Portable music players and smartphones have both become popular methods of listening to music during the past few decades. As a result, it’s now normal to see people going about their day while wearing headphones or earbuds. This convenient method of accessing entertainment, however, has a dark side. Our favorite headphones are often hard on the ears - and have even been linked to hearing loss.
Fast Facts on Music and Noise-Induced Hearing Loss
It’s important to remember that hearing loss is often caused by environmental exposure to loud noises. High-volume sounds always have the potential to be harmful, even when heard for a brief period of time. This is because both short- and long-term noise exposure can damage sensitive structures in the inner ear, causing noise-induced hearing loss (NIHL). As a result, noise-induced hearing loss (NIHL) is the second most common form of acquired hearing impairment, following age-related hearing loss.
Unfortunately, temporary and permanent hearing impairments are now becoming more common among the population, thanks in part to a growing use of portable entertainment devices. In fact, music is such a common source of NIHL that this specific type of hearing deficiency is sometimes referred to as music-induced hearing loss. And while the problem can affect anyone of any age, adolescents in particular are likely to suffer from it - leading to hearing impairments at a very early age.
Preventing Music-Induced Hearing Loss
To prevent music-induced hearing loss, it’s best to address its primary source: headphones. Modern day headphones and earbuds are both significant contributors to this type of hearing loss. This is due to a couple of key factors:
- Both listening tools “funnel” sounds directly into the ear; when normally, the “live” sounds we’re exposed to may sometimes have a chance to lose some of their damaging impact as the soundwaves travel to us.
- Unless specifically designed to do so, earbuds and headphones fail to block outside sounds. As a result, listeners often crank up their tunes in an effort to hear their favorite songs over this background noise. But doing this, even for 15 minutes per day, may cause long-term hearing damage (based on the volumes being reached).
The good news is that you don’t have to give up your listening devices to protect your hearing. Instead, you can use your devices in a more hearing-friendly way by:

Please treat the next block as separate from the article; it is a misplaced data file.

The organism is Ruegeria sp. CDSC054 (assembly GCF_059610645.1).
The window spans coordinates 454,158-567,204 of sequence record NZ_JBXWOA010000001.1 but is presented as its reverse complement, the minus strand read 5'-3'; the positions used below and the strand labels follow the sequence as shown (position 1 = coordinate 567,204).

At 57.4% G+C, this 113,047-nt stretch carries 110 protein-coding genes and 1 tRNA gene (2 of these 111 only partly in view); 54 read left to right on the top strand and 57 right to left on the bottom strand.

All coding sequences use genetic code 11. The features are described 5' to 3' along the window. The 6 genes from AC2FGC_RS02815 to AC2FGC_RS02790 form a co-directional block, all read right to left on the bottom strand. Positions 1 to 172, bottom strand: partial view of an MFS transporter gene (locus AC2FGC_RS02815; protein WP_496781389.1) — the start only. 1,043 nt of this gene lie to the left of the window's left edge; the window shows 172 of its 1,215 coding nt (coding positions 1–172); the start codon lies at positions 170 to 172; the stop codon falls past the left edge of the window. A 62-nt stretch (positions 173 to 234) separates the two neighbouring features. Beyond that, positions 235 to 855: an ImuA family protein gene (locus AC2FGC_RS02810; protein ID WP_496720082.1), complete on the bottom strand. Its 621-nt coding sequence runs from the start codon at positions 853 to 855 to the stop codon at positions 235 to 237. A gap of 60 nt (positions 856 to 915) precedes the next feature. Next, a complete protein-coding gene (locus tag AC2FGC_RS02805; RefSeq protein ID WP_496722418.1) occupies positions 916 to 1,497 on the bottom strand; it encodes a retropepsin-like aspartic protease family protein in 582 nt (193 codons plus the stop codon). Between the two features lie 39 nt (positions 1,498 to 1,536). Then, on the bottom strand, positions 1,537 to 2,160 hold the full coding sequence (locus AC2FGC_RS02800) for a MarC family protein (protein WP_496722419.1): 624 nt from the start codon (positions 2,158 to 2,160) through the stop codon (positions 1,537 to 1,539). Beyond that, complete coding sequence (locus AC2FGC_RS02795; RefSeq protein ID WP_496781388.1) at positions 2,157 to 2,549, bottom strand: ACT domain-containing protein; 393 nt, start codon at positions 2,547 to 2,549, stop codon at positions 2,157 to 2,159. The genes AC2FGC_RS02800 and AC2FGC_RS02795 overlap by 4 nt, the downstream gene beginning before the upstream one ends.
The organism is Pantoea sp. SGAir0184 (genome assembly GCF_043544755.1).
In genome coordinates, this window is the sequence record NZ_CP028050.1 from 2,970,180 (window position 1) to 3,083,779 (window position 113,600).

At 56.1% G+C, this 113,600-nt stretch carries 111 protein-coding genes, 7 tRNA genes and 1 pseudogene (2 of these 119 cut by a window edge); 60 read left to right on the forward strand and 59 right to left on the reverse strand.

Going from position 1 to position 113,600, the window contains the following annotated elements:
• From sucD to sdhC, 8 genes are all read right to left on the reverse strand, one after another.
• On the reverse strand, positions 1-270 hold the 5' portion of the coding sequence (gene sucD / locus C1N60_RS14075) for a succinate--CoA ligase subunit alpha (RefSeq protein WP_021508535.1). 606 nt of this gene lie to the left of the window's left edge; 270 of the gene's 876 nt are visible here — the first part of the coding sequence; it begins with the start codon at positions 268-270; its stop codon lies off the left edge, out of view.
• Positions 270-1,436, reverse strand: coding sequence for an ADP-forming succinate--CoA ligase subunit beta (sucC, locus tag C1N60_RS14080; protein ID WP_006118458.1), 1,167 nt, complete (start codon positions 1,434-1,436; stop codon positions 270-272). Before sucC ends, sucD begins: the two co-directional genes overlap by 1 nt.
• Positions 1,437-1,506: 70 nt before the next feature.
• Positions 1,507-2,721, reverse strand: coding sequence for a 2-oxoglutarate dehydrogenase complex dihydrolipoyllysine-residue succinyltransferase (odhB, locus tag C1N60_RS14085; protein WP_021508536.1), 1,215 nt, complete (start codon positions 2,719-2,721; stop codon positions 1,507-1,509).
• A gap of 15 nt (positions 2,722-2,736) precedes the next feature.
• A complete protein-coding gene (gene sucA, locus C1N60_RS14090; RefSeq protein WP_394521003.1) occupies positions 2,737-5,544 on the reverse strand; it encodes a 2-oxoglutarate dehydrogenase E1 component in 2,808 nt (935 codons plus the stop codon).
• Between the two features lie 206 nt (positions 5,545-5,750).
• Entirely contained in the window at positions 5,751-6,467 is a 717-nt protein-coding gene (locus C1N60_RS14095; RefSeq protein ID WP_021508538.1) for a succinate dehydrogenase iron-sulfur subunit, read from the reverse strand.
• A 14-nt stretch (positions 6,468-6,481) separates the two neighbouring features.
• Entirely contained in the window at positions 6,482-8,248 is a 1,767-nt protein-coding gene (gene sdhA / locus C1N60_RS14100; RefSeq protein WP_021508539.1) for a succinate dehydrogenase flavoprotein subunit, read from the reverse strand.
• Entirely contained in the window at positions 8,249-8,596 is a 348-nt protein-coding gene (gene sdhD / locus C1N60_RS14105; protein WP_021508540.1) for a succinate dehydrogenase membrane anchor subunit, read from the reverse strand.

- Decreasing the amount of time you use headphones and/or earbuds.
- Turning down your device’s volume levels.
- Never raising the volume past the halfway level on your devices.
- If possible, adjusting the settings on your device(s) so that it’s impossible to ever elevate the volume above the halfway level.
Remember: in addition to utilizing these tips yourself, always recommend them (or enforce them via usage rules) to your children and grandchildren, too! Younger individuals in particular need to learn how to properly use their devices and to protect their hearing for years to come.
Is it Time to Visit an Audiologist?
Hearing loss prevention is an important part of ear care. But it’s not the only part. In addition to adjusting your listening habits, you should also visit with your ear doctor promptly and regularly for hearing tests and care. In addition to adhering to regular testing recommendations (per your doctor’s advice), you should also visit an audiologist if:
- You have ringing in your ears or your hearing is muffled for more than 24 hours after exposure to loud music.
- Other people's voices sound mumbled or slurred.
- You need to turn the television or radio up or down more and more just to hear it.
- You notice it's easier to hear some pitches than others.
Are you due to visit an audiologist? Are you concerned about your hearing? We can help either way.
Francis Audiology Associates is Wexford-based, independent, community-oriented practice that offers a full range of diagnostic and rehabilitative audiological services. Situated just north of the Pittsburgh area, we are easy to access. Most importantly, we can help you come up with a plan to care for your ears and prevent future hearing loss, as well as provide cleaning services and hearing tests to fully evaluate your hearing and health. To schedule a visit with our team, contact us via phone or request an appointment online.